“Per the Texas Intrastate Crowdfunding Exemption Rules, the top equity crowdfunding sites serving Texas are not allowed to provide any type of guidance or consulting services to their private placement issuers,” said Robert Hoskins, Front Page PR’s Director of Crowdfunding. “These service providers will be needed to help is setup corporate structures, write PPMs, select the most appropriate offering structures, establish accurate offering valuations, set up escrow accounts at Texas banks and ensure that offerings meet strict Texas and SEC securities laws.”

The goal of the Texas Crowdfunding Network is to build the beginning foundation for the brand new Texas crowdfunding industry. As with any new industry aligning the fragmented players and putting them into streamlined business directory where all the players can find each other is critical. This will allow TCI’s to find third-party CSPs that will help them put together their PPMs prior to registering their offering with a leading TCP.

The majority of TCPs are still in the process of filling out their Texas State Securities Board Registration forms. Once filed it will still take several weeks to be approved by the state. In the mean time portals are actively recruiting both accredited and unaccredited investors as well as PPM issuers.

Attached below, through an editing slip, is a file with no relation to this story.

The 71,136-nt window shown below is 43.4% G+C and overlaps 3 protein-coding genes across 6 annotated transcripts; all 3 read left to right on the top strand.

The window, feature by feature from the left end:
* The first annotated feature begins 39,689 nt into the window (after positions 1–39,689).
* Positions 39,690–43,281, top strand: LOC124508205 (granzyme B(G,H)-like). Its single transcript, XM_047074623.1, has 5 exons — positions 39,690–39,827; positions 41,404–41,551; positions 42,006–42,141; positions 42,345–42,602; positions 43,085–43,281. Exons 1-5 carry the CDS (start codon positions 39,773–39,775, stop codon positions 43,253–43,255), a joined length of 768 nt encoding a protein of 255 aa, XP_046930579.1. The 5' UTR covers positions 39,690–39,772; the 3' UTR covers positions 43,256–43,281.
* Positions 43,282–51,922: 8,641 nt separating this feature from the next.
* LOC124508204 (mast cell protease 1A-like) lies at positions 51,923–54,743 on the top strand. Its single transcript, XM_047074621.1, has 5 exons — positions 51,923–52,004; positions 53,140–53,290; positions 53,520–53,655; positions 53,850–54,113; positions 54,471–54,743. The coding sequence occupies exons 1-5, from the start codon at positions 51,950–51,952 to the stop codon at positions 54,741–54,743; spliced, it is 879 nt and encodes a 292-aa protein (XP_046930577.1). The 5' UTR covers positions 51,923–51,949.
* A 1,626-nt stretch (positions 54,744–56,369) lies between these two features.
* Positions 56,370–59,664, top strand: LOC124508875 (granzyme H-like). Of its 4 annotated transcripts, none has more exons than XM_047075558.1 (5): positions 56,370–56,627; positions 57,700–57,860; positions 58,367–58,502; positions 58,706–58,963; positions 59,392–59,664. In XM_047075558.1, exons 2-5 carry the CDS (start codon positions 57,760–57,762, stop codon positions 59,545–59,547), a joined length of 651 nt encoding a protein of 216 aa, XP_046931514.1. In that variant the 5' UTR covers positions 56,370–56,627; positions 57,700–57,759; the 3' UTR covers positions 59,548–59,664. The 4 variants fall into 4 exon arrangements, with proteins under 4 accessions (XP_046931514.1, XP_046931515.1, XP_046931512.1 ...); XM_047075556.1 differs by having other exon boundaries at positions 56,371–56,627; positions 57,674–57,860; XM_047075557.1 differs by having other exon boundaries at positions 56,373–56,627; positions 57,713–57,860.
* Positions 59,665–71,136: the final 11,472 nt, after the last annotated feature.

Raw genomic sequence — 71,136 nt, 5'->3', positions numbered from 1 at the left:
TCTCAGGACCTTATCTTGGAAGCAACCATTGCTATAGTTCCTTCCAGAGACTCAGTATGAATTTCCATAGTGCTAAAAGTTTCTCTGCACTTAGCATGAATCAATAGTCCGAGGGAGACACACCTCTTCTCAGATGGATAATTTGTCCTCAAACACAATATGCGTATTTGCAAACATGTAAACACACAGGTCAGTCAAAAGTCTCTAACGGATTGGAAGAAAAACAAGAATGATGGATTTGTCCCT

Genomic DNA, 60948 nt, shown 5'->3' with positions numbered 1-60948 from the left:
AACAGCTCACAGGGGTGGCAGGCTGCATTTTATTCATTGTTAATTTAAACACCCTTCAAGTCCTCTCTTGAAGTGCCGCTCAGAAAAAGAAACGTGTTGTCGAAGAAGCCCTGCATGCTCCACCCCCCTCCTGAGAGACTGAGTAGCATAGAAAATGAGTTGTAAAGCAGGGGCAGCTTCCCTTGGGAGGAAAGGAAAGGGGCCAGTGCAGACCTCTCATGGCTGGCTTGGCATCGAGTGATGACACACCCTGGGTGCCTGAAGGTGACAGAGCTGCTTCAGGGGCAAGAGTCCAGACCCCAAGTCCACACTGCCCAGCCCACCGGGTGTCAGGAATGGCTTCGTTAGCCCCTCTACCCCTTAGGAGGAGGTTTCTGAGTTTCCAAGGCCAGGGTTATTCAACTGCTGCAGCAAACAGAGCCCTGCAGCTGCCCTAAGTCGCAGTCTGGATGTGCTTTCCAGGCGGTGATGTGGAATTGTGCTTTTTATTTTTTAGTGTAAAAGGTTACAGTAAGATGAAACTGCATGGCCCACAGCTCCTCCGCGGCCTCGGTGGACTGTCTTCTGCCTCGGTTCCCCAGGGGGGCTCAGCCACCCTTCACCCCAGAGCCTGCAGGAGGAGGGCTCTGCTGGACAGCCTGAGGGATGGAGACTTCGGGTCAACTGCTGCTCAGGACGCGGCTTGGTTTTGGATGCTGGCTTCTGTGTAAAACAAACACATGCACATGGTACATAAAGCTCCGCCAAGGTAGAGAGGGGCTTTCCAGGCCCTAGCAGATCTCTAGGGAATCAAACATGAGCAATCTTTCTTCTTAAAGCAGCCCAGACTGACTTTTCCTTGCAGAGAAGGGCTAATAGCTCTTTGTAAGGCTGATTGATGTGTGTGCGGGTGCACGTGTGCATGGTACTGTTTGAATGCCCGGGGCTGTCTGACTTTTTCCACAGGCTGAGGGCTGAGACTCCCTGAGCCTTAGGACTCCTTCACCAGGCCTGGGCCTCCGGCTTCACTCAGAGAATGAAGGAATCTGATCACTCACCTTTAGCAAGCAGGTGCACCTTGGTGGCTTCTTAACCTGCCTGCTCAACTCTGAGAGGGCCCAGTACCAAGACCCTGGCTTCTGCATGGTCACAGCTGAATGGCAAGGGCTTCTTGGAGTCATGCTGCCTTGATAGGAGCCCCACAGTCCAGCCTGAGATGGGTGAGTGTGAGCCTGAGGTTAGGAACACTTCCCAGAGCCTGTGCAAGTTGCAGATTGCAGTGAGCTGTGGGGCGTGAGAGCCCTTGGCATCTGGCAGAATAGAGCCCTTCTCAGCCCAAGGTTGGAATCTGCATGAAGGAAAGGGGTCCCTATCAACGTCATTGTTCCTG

Due to the fact that PPM issuers will need help putting together their financial paperwork and the legal rules that prevent portals for giving any guidance, there is a real need for a database of marketing, legal, securities, investment, investor relations, financial planners, document preparation and banking escrow professionals that issuers can turn to get their paperwork in order.

Financial Industry Regulatory Authority (FINRA)

To give newcomers some insight into the securities and investment industry, here are some FINRA definitions of the various players and their typical roles in the fundraising and investment process:

Brokers:

  • What they are:  While many people use the word broker generically to describe someone who handles stock transactions, the legal definition is somewhat different—and worth knowing. A broker-dealer is a person or company that is in the business of buying and selling securities—stocks, bonds, mutual funds, and certain other investment products—on behalf of its customers (as broker), for its own account (as dealer), or both. Individuals who work for broker-dealers—the sales personnel whom most people call brokers – are technically known as registered representatives.